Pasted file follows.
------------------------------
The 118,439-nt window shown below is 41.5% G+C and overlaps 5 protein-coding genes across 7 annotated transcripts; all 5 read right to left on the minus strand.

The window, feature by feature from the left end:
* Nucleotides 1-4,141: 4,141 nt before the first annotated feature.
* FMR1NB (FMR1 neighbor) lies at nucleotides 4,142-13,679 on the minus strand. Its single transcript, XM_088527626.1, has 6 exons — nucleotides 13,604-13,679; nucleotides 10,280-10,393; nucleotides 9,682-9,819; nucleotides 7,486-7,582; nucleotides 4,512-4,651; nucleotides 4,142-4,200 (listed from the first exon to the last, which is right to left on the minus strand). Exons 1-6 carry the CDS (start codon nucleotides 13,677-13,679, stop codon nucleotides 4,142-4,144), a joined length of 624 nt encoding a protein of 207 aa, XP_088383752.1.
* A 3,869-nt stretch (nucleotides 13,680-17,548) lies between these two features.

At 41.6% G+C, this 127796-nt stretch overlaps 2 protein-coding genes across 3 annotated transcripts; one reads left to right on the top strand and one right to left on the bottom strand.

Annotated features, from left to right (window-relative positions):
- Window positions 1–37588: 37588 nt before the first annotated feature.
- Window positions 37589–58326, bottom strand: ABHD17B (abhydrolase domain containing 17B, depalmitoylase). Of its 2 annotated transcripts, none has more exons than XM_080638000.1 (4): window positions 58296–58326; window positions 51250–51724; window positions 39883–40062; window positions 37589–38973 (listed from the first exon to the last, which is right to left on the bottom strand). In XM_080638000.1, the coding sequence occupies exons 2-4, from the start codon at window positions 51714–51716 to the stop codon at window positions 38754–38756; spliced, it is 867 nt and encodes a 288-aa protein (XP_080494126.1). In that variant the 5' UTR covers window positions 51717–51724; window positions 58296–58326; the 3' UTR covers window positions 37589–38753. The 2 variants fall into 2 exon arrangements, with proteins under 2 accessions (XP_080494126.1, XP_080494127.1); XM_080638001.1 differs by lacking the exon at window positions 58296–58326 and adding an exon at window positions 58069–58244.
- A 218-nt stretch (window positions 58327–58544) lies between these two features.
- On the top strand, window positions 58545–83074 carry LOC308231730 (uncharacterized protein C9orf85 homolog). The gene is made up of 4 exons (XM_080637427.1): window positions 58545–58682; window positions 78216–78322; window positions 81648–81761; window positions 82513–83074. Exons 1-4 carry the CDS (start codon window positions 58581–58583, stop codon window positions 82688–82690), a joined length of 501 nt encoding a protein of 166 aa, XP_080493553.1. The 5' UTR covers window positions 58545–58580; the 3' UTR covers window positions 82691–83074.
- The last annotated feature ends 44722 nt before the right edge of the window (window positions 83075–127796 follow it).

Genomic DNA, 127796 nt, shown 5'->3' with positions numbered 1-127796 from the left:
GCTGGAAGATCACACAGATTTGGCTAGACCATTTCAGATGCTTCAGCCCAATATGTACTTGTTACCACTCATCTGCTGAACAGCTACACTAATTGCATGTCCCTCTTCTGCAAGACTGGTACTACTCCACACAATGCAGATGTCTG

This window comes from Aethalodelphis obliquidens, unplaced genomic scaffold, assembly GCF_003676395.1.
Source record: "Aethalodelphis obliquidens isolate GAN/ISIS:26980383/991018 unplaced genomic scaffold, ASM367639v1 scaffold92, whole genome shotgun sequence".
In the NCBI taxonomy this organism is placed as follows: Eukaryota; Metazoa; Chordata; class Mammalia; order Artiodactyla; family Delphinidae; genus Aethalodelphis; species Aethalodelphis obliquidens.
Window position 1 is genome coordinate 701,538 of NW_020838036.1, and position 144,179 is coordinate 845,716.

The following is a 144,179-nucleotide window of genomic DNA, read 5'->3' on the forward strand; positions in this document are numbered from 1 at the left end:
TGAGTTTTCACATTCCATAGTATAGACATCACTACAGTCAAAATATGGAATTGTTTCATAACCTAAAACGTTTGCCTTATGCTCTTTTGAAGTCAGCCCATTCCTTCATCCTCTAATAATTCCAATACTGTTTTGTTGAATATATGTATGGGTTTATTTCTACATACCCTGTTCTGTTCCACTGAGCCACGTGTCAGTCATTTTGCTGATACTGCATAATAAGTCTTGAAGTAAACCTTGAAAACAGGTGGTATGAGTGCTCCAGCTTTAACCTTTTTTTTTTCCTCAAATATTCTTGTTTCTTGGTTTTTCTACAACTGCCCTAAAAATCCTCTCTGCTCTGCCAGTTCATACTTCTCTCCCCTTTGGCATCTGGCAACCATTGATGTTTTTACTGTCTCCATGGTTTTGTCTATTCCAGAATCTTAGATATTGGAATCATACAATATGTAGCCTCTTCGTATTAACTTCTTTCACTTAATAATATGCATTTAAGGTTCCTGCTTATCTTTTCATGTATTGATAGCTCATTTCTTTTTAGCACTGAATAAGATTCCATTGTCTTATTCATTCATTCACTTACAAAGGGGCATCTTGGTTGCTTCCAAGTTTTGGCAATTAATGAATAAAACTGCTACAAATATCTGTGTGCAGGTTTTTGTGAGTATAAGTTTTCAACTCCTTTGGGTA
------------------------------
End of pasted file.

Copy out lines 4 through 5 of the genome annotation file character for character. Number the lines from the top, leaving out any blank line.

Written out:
* FMR1NB (FMR1 neighbor) lies at nucleotides 4,142-13,679 on the minus strand. Its single transcript, XM_088527626.1, has 6 exons — nucleotides 13,604-13,679; nucleotides 10,280-10,393; nucleotides 9,682-9,819; nucleotides 7,486-7,582; nucleotides 4,512-4,651; nucleotides 4,142-4,200 (listed from the first exon to the last, which is right to left on the minus strand). Exons 1-6 carry the CDS (start codon nucleotides 13,677-13,679, stop codon nucleotides 4,142-4,144), a joined length of 624 nt encoding a protein of 207 aa, XP_088383752.1.
* A 3,869-nt stretch (nucleotides 13,680-17,548) lies between these two features.